Variety in names is good, as variety is always good. With names, there’s a special reason for differentiation—so that the reader doesn’t get bogged down in keeping track of the characters.
In real life, names are often the same or similar. My next-door neighbours used to include father Richard, son Richard and even grandfather Richard. Add me as a fourth Richard, and how confusing is that?
But at least, in real life, there’s plenty of time to get accustomed to such complications. Not so in a novel.
If you’re absolutely committed to realism for the sake of it, then, okay, you won’t care about making life hard for the reader.Wuthering Heights—which is very realistic in odd ways—has Cathy/Catherine as the daughter of Catherine/Cathy, not to mention a Linton (first name) who isn’t a Linton (family name). I bet every single reader has struggled with the names in Emily Brontë’s novel.
Creating names that ring true is essential in fantasy fiction, but samenesses and similarities are optional. Yes, people (and places) might have the same or similar names, but they also might not. I’ll always choose the second option. Struggling with names seems to me an unproductive sort of labour to impose on the reader.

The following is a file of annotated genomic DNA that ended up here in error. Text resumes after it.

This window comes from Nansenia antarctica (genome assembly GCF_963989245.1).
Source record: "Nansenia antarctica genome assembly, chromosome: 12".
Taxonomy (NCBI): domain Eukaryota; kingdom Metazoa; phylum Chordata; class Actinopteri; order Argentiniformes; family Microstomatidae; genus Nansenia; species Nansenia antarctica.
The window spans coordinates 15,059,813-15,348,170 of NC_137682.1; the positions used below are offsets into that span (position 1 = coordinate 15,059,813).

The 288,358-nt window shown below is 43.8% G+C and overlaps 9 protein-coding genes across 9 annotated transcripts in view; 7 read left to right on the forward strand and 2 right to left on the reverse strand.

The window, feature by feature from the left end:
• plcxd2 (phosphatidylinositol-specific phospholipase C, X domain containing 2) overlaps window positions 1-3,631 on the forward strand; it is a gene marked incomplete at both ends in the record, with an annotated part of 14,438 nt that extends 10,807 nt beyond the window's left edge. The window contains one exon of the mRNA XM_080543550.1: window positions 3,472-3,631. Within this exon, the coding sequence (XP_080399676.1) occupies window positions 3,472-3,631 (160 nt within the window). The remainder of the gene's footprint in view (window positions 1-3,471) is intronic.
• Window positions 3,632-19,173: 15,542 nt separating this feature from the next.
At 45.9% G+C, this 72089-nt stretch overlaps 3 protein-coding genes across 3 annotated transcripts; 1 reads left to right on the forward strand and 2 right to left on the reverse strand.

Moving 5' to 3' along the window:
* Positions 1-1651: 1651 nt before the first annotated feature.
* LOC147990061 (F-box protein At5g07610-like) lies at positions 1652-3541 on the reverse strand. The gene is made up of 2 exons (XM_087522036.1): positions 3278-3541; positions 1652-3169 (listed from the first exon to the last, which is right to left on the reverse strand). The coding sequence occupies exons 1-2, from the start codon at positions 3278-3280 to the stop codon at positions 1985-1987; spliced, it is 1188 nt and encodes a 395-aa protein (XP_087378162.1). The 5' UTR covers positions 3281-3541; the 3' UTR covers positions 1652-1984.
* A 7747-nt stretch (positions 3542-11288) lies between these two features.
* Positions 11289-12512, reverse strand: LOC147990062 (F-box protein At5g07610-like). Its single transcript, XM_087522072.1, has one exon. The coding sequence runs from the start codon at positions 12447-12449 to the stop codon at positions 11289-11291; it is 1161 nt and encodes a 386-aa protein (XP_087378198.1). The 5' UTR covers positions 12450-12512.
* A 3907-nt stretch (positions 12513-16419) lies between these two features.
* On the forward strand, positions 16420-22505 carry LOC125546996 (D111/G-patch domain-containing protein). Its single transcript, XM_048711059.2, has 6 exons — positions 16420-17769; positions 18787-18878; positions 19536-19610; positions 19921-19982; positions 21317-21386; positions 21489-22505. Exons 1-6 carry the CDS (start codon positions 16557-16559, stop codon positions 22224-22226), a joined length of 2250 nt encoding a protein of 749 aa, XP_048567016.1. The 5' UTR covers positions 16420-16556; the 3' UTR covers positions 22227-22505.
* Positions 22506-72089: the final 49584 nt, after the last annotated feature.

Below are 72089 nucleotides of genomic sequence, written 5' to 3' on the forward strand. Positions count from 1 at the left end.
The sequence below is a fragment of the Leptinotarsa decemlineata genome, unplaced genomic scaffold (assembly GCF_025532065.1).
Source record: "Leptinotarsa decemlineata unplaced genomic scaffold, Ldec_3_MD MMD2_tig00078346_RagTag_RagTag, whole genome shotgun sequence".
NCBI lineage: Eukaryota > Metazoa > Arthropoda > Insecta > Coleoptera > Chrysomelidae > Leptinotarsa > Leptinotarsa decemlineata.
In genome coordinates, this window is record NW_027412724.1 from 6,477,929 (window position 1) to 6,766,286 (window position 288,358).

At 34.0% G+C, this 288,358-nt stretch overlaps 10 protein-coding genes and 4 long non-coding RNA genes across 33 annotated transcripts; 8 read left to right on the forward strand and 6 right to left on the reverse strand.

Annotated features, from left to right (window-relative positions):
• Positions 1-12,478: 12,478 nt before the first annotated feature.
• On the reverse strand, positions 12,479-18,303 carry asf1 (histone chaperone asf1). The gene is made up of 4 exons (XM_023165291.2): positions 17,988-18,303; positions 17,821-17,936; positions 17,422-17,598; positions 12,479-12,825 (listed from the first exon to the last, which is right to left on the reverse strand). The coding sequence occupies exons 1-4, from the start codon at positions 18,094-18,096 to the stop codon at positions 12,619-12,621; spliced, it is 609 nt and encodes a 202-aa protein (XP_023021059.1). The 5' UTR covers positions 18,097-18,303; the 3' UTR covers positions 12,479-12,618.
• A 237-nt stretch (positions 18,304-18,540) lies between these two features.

With fantasy fiction, there are often many names to lock on to at the start of a novel, and usually unfamiliar names we’ve never met in real life. Lately, I’ve been making a conscious principle of what I’ve always done unconsciously. All other things being equal, I’ll try to start the name of each major character with a different letter of the alphabet.
I think that initial capital letter is important when reading. We register and remember it even if we haven’t yet registered and remembered the (unfamiliar) name as a whole. At least, I know I do. If I get confused between characters’ names when reading, it’s most often between names that start with the same letter.
So that’s my contribution to reader-friendly naming. I wish I could find equally slick principles for the rest of the writing business!